Our relationship with ASICS Tiger has been great. There is a mutual respect for what each company brings to the table. We feel honored that they trust us with being able to share our stories through their historic footwear catalog. In the past, we’ve had the opportunity to work with ASICS Tiger in the US. With our expansion in the Philippines, it created an opportunity to work with the regional offices. Both sides wanted to create something special for the region.
Can you touch upon the design inspiration for the shoe?
Simply, the inspiration for the shoe is the Kalinga people and their custom of tribal body adornment. And on a deeper notion, to share a cultural exchange that would create interest in the Philippines and inspire those looking from abroad.
What drew you to the Kalinga culture?
Due to the mountainous terrain and warrior-like culture of the people, the Kalinga were able to preserve their culture despite centuries of occupation in the lowlands by the Spaniards, Americans and Japanese. This includes their custom of intricate body adornment that dates back a thousand years. Leading us to the amazing story of Apo Whang-Od. Born in 1917, she is the oldest mambabatok in the Philippines.
What were your experiences like staying with the Kalinga tribe?
For being such a short time (about five days), it was insightful and humbling. We brought our own supply of vegetables and groceries from the local market, which was about five hours away! We prepared and cooked our own meals and drank the local coffee which was strong but sweet. We explored the village and passed out some bags of house necessities, like detergent, slippers and matches etc. We also brought a few basketballs for the kids because ball is still life even in the mountains of Luzon! We heard tales of revenge firsthand from one of the last warriors still in the village and exchanged stories with other travellers visiting the village. Having lived in NY and LA the past 20+ years, experiencing the ways of life in the village helps to remind you that you can still live a much simpler life without so many technological “conveniences” and still be happy.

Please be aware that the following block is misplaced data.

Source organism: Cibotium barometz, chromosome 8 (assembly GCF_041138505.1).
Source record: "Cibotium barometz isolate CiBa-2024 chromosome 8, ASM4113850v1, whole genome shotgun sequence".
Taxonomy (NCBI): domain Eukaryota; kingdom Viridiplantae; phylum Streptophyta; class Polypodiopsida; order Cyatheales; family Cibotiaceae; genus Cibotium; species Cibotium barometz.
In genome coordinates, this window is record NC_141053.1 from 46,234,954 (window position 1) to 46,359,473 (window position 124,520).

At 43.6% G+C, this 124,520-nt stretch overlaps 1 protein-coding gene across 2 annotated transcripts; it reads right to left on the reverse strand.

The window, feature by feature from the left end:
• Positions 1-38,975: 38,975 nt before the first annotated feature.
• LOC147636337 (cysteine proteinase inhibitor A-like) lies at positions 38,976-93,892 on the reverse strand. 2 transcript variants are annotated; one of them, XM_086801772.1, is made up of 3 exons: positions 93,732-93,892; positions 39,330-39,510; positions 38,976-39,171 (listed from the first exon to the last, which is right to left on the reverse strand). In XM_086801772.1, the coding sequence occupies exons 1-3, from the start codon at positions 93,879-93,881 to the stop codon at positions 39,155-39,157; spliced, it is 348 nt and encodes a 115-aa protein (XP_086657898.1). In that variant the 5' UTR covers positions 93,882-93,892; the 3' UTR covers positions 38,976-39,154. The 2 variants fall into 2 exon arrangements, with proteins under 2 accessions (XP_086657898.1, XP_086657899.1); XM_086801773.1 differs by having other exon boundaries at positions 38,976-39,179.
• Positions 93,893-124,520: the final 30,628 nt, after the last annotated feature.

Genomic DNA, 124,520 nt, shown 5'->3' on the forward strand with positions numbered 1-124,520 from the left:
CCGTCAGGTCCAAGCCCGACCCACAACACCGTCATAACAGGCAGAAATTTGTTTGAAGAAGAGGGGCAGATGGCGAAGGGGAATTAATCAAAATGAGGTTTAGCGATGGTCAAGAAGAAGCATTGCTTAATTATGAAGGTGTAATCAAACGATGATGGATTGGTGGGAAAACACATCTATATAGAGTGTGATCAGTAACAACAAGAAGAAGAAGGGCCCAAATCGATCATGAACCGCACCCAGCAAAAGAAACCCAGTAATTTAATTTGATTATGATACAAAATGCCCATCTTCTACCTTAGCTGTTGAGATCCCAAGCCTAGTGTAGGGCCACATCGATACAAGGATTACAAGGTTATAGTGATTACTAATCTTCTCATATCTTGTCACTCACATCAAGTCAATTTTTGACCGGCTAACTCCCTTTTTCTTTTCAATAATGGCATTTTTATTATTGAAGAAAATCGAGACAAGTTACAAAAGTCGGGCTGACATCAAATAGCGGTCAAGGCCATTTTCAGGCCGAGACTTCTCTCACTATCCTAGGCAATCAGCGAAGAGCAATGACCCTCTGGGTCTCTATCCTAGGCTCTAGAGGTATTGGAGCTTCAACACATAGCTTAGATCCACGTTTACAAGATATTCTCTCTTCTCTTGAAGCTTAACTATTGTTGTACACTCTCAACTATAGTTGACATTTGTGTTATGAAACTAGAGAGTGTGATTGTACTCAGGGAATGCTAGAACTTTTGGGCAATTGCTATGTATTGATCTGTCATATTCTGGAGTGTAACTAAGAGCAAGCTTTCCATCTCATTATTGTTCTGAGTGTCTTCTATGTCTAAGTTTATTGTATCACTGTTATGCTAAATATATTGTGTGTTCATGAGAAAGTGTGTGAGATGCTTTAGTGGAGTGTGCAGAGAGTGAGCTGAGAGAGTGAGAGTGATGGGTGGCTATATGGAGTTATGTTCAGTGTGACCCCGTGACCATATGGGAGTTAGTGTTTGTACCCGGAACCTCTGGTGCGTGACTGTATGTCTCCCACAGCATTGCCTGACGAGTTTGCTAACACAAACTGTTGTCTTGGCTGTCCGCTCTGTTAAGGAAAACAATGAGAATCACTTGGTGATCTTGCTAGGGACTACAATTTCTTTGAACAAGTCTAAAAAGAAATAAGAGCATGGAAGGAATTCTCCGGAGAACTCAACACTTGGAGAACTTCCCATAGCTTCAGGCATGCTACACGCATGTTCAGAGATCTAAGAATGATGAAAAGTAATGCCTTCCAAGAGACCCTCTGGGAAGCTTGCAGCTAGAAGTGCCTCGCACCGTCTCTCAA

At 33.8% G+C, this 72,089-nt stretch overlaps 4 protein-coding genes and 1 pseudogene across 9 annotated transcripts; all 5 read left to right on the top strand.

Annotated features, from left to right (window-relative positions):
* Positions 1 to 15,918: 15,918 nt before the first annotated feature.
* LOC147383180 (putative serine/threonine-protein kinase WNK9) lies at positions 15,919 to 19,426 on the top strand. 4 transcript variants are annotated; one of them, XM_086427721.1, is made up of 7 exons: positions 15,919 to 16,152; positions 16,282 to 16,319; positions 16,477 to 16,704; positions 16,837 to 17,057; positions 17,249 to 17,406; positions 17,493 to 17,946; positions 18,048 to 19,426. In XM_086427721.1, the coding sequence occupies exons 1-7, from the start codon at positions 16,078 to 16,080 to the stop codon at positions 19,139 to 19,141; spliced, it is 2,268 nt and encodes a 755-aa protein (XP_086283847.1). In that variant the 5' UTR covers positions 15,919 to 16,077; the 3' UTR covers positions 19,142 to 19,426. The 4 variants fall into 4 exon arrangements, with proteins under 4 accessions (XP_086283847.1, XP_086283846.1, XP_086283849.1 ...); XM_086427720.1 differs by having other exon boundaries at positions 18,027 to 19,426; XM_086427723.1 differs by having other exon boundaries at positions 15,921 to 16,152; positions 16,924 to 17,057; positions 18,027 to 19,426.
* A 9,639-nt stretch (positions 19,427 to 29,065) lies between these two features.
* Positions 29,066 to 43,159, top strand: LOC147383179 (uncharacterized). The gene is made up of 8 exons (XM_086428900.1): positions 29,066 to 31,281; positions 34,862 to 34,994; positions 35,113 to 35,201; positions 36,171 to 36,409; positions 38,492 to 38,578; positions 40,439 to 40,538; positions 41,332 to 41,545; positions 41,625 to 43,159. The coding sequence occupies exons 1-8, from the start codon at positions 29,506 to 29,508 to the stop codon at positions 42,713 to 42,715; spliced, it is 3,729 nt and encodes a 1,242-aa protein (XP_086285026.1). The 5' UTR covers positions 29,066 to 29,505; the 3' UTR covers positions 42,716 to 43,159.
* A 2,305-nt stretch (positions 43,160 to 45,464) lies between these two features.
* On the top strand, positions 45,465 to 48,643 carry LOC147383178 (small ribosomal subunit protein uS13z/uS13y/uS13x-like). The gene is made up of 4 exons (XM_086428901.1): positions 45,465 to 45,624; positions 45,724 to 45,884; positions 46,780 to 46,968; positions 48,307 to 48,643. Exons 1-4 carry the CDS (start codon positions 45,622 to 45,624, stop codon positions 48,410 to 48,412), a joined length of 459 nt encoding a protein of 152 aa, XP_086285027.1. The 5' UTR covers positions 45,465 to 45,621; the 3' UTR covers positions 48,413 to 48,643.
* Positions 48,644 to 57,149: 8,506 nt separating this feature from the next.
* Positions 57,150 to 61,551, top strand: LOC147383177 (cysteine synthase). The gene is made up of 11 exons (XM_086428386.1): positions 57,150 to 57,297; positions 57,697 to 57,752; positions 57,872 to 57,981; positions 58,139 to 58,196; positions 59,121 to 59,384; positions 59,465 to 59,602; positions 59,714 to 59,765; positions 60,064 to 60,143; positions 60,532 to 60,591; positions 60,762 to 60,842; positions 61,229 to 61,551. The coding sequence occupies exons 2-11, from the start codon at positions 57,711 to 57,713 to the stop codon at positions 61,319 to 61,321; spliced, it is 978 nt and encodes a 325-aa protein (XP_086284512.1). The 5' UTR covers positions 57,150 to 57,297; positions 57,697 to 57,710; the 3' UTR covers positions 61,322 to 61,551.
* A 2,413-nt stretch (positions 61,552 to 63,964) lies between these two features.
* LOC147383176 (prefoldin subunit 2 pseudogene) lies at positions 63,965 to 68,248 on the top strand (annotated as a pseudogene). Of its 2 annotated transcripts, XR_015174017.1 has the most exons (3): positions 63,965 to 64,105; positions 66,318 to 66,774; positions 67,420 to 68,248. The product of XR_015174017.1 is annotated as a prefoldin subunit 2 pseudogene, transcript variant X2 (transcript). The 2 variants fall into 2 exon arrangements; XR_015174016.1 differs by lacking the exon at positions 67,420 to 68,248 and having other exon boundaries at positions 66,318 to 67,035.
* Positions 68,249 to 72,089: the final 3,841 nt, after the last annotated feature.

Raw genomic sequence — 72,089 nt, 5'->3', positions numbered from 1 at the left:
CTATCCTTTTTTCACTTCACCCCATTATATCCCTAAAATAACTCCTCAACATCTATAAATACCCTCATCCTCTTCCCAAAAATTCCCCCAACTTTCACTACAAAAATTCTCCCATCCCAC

What was it like interacting with Apo Whang-Od?
Just to give some insight, due to both national and international media exposure, Apo Whang-Od’s popularity has magnified. Once you arrive at the village, regardless if you are a celebrity or not, all have to queue up the day before for a session. The weekend we were there, over 200 people came specifically to get work done by her. Most are actually worked on by Apo Whang-Od’s apprentices — her great grand nieces.
Although we arrived before, we waited through the weekend before sitting down with Apo Whang-Od. Lasting about 20-30 minutes, I would describe my session as calm, but intense. The Kalinga use a technique called “batok” that dates back a thousand years. There isn’t much interaction or conversation during a session, so we took the time to meet with her prior to that. I found her to be both humble and proud in a stoic manner. Still mentally sharp at 100 years young.
What does the name Kultura mean to you?
Kultura is the Tagalog/Filipino word for “culture.” Wanting to reinterpret the phrase “Do it for the culture,” we decided to play off of that theme and re-frame our project with a more historical context focusing in on the customs, arts, and social institutions of a particular nation and ist people.
The Commonwealth x ASICS Tiger Gel-Lyte V “Kultura” will release at Commonwealth store locations on April 7.